Ōtorohanga council an 'exemplar' of post-Three Waters councils - mayor

8:25 am on 10 July 2021

Ōtorohanga District Council is finding itself being held up as the example of how councils of the future might look with a greater focus on community wellbeing, rather than infrastructure.

Ōtorohanga Mayor Max Baxter says communities have to lead change, through partnerships with central Government

Ōtorohanga Mayor Max Baxter says communities have to lead change, through partnerships with central Government Photo: SUPPLIED/ KCN

As the government is looking likely to remove responsibility for freshwater, wastewater, and stormwater from territorial local authorities, councillors have been asking what councils may look like afterwards, and what will be their focus.

Under the Local Government Act councils have a legislative responsibility for the cultural, social, environmental and economic well-being of their communities - the four well-beings.

And this is one of the reasons why Ōtorohanga and the Mayors' Task Force For Jobs, a nation-wide programme which had its origins in the district, is attracting outside attention.

Mayor Max Baxter is the chair of a now national organisation which received positive media attention following the Covid-19 lockdowns.

The Mayors Taskforce For Jobs (MTFJ) is a nationwide network of New Zealand's mayors, working together towards the vision of all young people under 25 being engaged in appropriate education, training, work or other positive activity in their communities.

Young people were hit particularly hard by the Covid-19 crisis. Ministry of Social Development (MSD) data showed a 65 percent increase of young people accessing Jobseeker Work Ready benefits in 2020.

Which made the work of MTFJ all the more vital as its knowledge and proximity to local communities and businesses made it the ideal connector between young people and jobs.

"I followed what Dale [Williams] was doing back in the day. I came on board as the mayor in 2013, reformatted the mayors' task force - it was an unsustainable programme at that point," Baxter said.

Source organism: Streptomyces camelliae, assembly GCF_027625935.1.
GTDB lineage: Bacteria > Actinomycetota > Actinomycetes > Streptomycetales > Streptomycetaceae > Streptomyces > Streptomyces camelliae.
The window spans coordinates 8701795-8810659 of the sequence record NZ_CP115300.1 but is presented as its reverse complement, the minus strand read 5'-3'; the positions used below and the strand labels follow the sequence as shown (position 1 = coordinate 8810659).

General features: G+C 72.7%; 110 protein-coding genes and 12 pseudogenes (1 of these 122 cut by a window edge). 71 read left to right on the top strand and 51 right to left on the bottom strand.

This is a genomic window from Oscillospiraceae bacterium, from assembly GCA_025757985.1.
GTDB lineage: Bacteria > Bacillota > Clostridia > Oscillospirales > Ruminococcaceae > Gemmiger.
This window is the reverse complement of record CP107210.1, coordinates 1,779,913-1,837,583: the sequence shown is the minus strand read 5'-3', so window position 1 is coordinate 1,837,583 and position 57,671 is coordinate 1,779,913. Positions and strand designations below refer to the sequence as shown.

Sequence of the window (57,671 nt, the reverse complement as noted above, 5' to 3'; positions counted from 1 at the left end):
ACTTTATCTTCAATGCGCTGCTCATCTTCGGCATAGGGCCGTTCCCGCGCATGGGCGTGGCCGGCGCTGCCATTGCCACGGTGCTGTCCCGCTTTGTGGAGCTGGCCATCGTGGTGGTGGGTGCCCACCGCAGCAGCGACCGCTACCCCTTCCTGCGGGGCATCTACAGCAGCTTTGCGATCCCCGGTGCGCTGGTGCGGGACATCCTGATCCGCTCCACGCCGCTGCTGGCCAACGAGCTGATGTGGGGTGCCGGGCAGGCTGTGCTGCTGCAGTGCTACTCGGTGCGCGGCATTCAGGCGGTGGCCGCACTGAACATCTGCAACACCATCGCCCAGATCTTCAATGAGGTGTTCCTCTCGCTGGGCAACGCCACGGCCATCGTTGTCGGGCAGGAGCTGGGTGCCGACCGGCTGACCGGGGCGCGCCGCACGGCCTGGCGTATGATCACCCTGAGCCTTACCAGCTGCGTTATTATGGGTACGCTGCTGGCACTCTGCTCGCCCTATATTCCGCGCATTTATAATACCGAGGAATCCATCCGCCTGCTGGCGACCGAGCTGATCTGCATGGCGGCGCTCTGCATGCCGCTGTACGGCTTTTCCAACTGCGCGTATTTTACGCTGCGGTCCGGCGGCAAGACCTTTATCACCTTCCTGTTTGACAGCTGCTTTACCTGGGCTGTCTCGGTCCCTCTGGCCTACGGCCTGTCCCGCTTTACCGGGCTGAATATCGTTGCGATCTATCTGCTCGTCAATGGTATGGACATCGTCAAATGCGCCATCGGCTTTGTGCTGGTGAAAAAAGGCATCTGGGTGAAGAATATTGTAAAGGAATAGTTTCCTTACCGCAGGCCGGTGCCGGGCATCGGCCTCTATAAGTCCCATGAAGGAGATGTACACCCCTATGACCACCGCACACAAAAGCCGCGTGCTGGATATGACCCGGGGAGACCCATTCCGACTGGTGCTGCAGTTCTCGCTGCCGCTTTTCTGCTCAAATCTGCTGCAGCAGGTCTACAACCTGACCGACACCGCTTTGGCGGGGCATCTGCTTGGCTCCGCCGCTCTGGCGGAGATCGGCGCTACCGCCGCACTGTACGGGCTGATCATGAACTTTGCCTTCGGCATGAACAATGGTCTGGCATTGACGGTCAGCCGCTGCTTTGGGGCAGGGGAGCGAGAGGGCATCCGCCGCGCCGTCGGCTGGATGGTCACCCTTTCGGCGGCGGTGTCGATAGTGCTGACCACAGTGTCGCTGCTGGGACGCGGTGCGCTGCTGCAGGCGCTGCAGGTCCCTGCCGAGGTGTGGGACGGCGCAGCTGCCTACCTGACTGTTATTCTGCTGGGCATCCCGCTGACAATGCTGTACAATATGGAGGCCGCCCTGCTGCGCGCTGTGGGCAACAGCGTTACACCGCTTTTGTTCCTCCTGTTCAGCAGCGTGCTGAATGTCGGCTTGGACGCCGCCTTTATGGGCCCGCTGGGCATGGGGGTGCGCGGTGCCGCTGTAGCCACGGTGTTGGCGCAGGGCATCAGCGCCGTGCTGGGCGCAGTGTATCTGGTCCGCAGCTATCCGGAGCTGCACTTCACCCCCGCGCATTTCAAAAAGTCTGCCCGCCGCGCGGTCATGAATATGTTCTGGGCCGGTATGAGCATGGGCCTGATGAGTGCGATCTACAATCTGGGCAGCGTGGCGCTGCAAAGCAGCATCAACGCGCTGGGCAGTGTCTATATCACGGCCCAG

"We were reliant on government funding, so we became independent. We went [through Local Government NZ] and started a whole new level of engagement. I've been chair for the last four years [after being] deputy chair for a few years.

"So in this last year we have had all the mayors in New Zealand, members of the MTFJ which, with the funding from MSD, we get now to support the employment hub in the rural councils across the country.

"There's $11.5 million per annum for the rural councils to get young people into employment. I'm constantly working with the young guy in Wellington [as to] how we can keep on enhancing the programme - especially if we are looking at the local government reform and what is the future for [for councils].

"Now we are fore-fronting that change, and we are being used as an exemplar of what can be achieved through partnership with central government.

"We can sit and criticise change, but the reality is, change is coming. We may be able to change some of it, the direction, but it is being led by central government."

Baxter sees it as an opportunity for regions to become involved with government in proactive change, instead of being dictated to.

"I think one of my biggest learnings as mayor is if you go to a minister's office in Wellington, and you go there with a problem, they are not interested. If you go in there with a solution, they are all ears.

"We have got to find out what the solution is from outside and take it to central government and see if they are receptive."

He credits mayoral predecessor Dale Williams with first creating the rural employment hubs, creating programmes to support the community's needs as opposed to a generic programme coming out of head office.

"All that good work is still going on and probably more so than it ever has in the past," Baxter said.

"The employment hub in town is a prime example. The driving licencing programmes at the college and run out of No12 in Te Kūiti, that's co-ordinated by our road safety co-ordinator in town. The mentoring that comes out of Thrive for the coastal communities out at Kāwhia Taaharoa and the like, to support the young people in their transition to Ōtorohanga College," he said.

"Wintec has also recognised the value of supporting the rural education with the opening of the Otorohanga campus. Wintec has come around to looking at all facets of young people and their need for employment, they are very supportive.

"Dale Williams did a heck of a lot for the young people in the town. He did a heck of a lot for employment, he did a lot for mayors' task force - there's no question about that. But because I don't yell down the street saying what's going on, it gets forgotten - the good work now going into getting young people into employment opportunities."

The MTFJ is governed by the Core Group which includes 17 mayors from throughout the country. The work set by it is executed by the Taskforce Coordinator.

The Core Group meet quarterly to discuss the strategy and operational works of the taskforce, as well as holding an annual general meeting at the LGNZ conference.

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